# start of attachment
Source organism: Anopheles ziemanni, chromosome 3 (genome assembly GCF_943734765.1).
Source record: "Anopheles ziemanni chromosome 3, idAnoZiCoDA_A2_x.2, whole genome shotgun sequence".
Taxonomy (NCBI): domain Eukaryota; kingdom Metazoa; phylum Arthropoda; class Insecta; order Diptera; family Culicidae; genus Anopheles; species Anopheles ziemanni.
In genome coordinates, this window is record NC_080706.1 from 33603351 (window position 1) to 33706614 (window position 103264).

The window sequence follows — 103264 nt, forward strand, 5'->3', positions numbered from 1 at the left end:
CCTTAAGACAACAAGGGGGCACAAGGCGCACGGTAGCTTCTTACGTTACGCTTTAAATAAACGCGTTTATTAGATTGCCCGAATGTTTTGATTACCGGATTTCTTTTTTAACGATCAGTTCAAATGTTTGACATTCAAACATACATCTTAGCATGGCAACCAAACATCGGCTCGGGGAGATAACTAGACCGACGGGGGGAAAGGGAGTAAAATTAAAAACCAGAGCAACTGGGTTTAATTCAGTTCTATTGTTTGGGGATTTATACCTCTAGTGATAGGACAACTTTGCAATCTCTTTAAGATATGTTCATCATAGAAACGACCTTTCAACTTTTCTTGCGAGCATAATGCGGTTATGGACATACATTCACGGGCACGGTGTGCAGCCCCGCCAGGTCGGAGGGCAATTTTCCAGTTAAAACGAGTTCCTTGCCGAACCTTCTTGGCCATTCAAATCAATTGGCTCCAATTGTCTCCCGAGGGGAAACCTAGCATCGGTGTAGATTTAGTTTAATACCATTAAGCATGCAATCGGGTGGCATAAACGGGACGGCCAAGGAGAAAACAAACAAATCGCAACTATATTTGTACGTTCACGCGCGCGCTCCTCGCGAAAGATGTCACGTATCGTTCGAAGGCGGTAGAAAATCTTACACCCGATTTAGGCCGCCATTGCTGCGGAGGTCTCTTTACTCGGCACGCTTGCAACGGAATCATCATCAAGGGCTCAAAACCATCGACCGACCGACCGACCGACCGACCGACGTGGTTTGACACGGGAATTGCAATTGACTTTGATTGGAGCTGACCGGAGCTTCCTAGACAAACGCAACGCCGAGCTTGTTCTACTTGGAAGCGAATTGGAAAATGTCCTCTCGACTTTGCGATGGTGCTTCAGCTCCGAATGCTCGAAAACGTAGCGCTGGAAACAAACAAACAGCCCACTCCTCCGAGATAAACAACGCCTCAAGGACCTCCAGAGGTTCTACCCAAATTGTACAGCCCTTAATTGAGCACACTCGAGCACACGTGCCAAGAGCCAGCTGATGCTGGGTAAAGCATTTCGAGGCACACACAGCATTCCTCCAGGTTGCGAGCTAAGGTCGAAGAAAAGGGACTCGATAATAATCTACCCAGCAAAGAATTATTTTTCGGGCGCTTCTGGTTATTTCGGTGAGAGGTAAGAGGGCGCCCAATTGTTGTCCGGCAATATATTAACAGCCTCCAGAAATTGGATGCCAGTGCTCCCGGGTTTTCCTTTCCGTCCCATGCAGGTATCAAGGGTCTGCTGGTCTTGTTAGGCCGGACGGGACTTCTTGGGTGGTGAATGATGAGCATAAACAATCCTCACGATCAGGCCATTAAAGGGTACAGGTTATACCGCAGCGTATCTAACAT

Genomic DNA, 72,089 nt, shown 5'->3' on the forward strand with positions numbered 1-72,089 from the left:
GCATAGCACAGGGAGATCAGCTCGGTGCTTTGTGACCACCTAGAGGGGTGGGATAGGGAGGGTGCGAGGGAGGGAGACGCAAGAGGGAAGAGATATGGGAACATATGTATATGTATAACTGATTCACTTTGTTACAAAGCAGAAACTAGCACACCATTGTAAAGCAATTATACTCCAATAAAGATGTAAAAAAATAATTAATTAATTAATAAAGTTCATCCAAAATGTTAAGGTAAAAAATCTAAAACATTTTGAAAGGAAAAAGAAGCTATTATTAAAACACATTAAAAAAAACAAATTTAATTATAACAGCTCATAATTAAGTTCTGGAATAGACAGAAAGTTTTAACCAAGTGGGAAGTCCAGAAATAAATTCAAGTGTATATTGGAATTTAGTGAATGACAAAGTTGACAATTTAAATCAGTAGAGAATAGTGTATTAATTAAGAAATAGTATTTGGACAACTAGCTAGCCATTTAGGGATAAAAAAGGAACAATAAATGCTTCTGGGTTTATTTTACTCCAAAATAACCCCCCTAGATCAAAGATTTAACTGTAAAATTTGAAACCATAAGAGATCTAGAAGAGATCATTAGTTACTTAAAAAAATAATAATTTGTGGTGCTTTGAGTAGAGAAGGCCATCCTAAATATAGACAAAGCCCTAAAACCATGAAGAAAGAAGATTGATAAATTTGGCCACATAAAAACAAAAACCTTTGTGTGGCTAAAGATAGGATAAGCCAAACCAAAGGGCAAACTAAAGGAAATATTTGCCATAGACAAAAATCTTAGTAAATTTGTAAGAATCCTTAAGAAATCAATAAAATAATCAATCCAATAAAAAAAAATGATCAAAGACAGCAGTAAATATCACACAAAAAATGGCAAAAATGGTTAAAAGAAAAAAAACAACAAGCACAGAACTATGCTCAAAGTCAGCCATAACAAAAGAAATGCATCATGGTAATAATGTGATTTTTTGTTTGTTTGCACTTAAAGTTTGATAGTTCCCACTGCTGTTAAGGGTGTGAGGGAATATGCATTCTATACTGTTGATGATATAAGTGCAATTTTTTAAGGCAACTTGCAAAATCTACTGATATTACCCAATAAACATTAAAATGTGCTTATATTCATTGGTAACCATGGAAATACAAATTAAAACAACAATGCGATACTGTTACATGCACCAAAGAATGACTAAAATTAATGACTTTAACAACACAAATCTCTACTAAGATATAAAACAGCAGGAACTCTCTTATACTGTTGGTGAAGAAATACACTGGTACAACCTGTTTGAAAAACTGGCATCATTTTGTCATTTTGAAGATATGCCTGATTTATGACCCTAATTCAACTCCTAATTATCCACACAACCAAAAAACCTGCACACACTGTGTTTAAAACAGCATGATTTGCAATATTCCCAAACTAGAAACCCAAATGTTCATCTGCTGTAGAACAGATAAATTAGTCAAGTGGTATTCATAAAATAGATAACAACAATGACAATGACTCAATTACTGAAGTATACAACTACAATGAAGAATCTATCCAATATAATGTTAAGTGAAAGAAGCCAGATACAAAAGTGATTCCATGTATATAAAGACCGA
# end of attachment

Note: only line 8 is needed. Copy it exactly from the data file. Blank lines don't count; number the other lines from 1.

GCATAGCACAGGGAGATCAGCTCGGTGCTTTGTGACCACCTAGAGGGGTGGGATAGGGAGGGTGCGAGGGAGGGAGACGCAAGAGGGAAGAGATATGGGAACATATGTATATGTATAACTGATTCACTTTGTTACAAAGCAGAAACTAGCACACCATTGTAAAGCAATTATACTCCAATAAAGATGTAAAAAAATAATTAATTAATTAATAAAGTTCATCCAAAATGTTAAGGTAAAAAATCTAAAACATTTTGAAAGGAAAAAGAAGCTATTATTAAAACACATTAAAAAAAACAAATTTAATTATAACAGCTCATAATTAAGTTCTGGAATAGACAGAAAGTTTTAACCAAGTGGGAAGTCCAGAAATAAATTCAAGTGTATATTGGAATTTAGTGAATGACAAAGTTGACAATTTAAATCAGTAGAGAATAGTGTATTAATTAAGAAATAGTATTTGGACAACTAGCTAGCCATTTAGGGATAAAAAAGGAACAATAAATGCTTCTGGGTTTATTTTACTCCAAAATAACCCCCCTAGATCAAAGATTTAACTGTAAAATTTGAAACCATAAGAGATCTAGAAGAGATCATTAGTTACTTAAAAAAATAATAATTTGTGGTGCTTTGAGTAGAGAAGGCCATCCTAAATATAGACAAAGCCCTAAAACCATGAAGAAAGAAGATTGATAAATTTGGCCACATAAAAACAAAAACCTTTGTGTGGCTAAAGATAGGATAAGCCAAACCAAAGGGCAAACTAAAGGAAATATTTGCCATAGACAAAAATCTTAGTAAATTTGTAAGAATCCTTAAGAAATCAATAAAATAATCAATCCAATAAAAAAAAATGATCAAAGACAGCAGTAAATATCACACAAAAAATGGCAAAAATGGTTAAAAGAAAAAAAACAACAAGCACAGAACTATGCTCAAAGTCAGCCATAACAAAAGAAATGCATCATGGTAATAATGTGATTTTTTGTTTGTTTGCACTTAAAGTTTGATAGTTCCCACTGCTGTTAAGGGTGTGAGGGAATATGCATTCTATACTGTTGATGATATAAGTGCAATTTTTTAAGGCAACTTGCAAAATCTACTGATATTACCCAATAAACATTAAAATGTGCTTATATTCATTGGTAACCATGGAAATACAAATTAAAACAACAATGCGATACTGTTACATGCACCAAAGAATGACTAAAATTAATGACTTTAACAACACAAATCTCTACTAAGATATAAAACAGCAGGAACTCTCTTATACTGTTGGTGAAGAAATACACTGGTACAACCTGTTTGAAAAACTGGCATCATTTTGTCATTTTGAAGATATGCCTGATTTATGACCCTAATTCAACTCCTAATTATCCACACAACCAAAAAACCTGCACACACTGTGTTTAAAACAGCATGATTTGCAATATTCCCAAACTAGAAACCCAAATGTTCATCTGCTGTAGAACAGATAAATTAGTCAAGTGGTATTCATAAAATAGATAACAACAATGACAATGACTCAATTACTGAAGTATACAACTACAATGAAGAATCTATCCAATATAATGTTAAGTGAAAGAAGCCAGATACAAAAGTGATTCCATGTATATAAAGACCGA